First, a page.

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‘ [233] Sheridan, who had been captured by some of our troops in the Valley of Virginia. When, among others, I was captured at Waynesboro, General Sheridan sent for me and after a short talk released me from prison on parole on the same terms that I had accorded to his medical officers. The fact of the release of the Federal surgeons at Winchester in May, 1862, was noticed by the Confederate States Medical and Surgical Journal and by the different newspapers of that period. Soon after the release of these Federal surgeons, and I believe in consequence of their parole, a number of Confederate surgeons, then in Northern prisons, were sent home.’

From the Confederate War Journal of General Marcus J. Wright, Lexington, Ky., and New York, 1893-5, Vol. 2, p. 124, I glean the following as worthy of mention relating to the operations at that time as reported by Lieutenant-General T. J. Jackson from headquarters Second Corps, Army of Northern Virginia, April 10, 1863, to Brigadier-General R. H. Chilton, Acting Adjutant-General and Inspector-General, Headquarters Department of North Virginia:

The public property captured in this expedition (1862) at Front Royal, Winchester, Martinsburg and Charleston was of great value.

The medical stores, which filled one of the largest storehouses in Virginia, were fortunately saved. Most of the instruments and some of the medicines, urgently needed at the time by the command, were issued to the surgeons; the residue was sent to Charlottesville and turned over to a medical purveyor. Two large and well furnished hospitals, capable of accommodating some seven hundred patients, were found in the town and left undisturbed, with all their stores, for the use of the sick and wounded of the enemy.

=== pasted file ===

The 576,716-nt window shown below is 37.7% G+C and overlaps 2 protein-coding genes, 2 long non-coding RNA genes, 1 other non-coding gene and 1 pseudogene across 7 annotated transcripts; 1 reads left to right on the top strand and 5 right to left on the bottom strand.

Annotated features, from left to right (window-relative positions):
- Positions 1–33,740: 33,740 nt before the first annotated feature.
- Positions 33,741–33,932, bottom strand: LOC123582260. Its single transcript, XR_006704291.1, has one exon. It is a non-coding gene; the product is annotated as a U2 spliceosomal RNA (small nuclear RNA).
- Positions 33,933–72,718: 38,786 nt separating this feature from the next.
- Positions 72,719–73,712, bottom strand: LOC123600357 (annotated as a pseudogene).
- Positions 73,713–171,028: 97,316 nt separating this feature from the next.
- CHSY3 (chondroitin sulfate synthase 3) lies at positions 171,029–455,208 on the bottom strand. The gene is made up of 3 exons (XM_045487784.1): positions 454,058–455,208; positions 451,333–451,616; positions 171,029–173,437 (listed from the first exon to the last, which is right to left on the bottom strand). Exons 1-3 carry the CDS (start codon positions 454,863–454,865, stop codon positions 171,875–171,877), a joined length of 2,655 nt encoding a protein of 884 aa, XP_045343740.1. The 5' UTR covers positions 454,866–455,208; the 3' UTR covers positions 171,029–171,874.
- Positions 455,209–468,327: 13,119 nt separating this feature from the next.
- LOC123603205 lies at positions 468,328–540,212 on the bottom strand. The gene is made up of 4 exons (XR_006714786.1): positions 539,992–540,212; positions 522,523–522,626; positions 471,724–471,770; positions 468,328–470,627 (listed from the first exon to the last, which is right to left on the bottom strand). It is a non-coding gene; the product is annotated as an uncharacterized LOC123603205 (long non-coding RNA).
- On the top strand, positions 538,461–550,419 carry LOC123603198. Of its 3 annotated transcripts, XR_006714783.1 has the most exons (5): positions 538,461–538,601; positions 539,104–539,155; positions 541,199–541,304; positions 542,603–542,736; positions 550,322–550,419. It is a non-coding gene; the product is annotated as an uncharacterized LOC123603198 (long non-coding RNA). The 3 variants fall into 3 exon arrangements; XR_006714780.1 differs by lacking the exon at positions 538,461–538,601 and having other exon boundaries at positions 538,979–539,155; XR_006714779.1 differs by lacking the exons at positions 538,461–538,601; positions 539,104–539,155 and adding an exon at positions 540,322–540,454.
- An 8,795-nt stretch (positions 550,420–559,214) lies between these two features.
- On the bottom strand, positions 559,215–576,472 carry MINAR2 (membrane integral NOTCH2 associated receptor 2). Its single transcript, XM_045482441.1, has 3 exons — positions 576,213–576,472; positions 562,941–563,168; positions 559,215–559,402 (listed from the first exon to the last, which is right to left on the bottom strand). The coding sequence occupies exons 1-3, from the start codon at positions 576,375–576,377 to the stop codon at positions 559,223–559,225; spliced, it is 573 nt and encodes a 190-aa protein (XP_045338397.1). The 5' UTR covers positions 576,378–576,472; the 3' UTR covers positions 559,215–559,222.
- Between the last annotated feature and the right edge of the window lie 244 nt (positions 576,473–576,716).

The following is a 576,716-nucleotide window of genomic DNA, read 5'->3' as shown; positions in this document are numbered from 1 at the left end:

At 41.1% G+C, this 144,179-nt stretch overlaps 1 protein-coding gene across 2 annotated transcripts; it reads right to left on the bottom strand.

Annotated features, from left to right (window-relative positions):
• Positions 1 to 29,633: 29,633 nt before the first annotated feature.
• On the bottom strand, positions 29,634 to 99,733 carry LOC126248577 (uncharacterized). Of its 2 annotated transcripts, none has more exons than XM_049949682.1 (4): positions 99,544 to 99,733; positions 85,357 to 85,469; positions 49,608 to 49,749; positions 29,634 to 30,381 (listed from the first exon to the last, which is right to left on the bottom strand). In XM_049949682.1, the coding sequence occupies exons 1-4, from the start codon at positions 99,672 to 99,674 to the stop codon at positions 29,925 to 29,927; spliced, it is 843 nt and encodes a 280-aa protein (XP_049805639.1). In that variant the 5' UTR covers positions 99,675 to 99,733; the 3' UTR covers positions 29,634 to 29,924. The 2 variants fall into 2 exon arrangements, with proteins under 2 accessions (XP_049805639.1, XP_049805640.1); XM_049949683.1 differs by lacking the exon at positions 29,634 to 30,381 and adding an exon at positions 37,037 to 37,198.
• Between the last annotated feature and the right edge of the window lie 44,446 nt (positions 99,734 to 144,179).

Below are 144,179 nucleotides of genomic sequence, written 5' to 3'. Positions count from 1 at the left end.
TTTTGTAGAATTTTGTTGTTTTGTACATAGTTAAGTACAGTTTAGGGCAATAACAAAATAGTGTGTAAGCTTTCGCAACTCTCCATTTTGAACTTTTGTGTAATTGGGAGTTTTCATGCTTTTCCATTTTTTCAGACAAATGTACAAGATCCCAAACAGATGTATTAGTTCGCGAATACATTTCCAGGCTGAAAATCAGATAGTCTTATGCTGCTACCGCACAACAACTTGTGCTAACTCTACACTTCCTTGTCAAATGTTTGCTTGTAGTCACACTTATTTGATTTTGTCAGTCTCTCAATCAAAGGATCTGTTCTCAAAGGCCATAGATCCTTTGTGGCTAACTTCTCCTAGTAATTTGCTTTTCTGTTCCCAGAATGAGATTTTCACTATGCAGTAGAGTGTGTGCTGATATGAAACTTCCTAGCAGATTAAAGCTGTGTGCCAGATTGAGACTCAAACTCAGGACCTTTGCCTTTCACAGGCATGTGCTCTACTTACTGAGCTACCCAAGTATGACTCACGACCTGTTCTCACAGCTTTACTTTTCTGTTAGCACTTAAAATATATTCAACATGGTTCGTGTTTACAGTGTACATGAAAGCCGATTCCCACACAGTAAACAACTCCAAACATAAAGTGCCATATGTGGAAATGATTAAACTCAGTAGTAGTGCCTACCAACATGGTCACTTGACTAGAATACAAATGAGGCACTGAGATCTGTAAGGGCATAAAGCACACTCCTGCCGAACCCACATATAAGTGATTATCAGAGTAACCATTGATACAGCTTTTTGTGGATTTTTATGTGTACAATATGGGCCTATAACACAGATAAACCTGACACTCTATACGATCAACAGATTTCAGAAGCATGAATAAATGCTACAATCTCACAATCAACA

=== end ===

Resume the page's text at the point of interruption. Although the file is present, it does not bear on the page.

There were found in the hospitals at Winchester about 700 sick and wounded of the enemy. * * * Those left in the hospitals were paroled. Eight Federal surgeons, attending the sick and wounded at Winchester, were at first held as prisoners of war, though paroled, and the next day unconditionally released. * * * Dr. H. Black, Acting Medical Director, discharged his duties well.

The following extract will be found of interest from a letter to Dr. Kent Black, Blacksburg, Va., son of Surgeon Harvey Black, dated Marion, Va., December 26, 1898, from Dr. John S. Apperson, formerly Hospital Steward to Surgeon Harvey Black from Harper's Ferry, Va., when the old Stonewall Brigade was organized up to the surrender at Appomattox.

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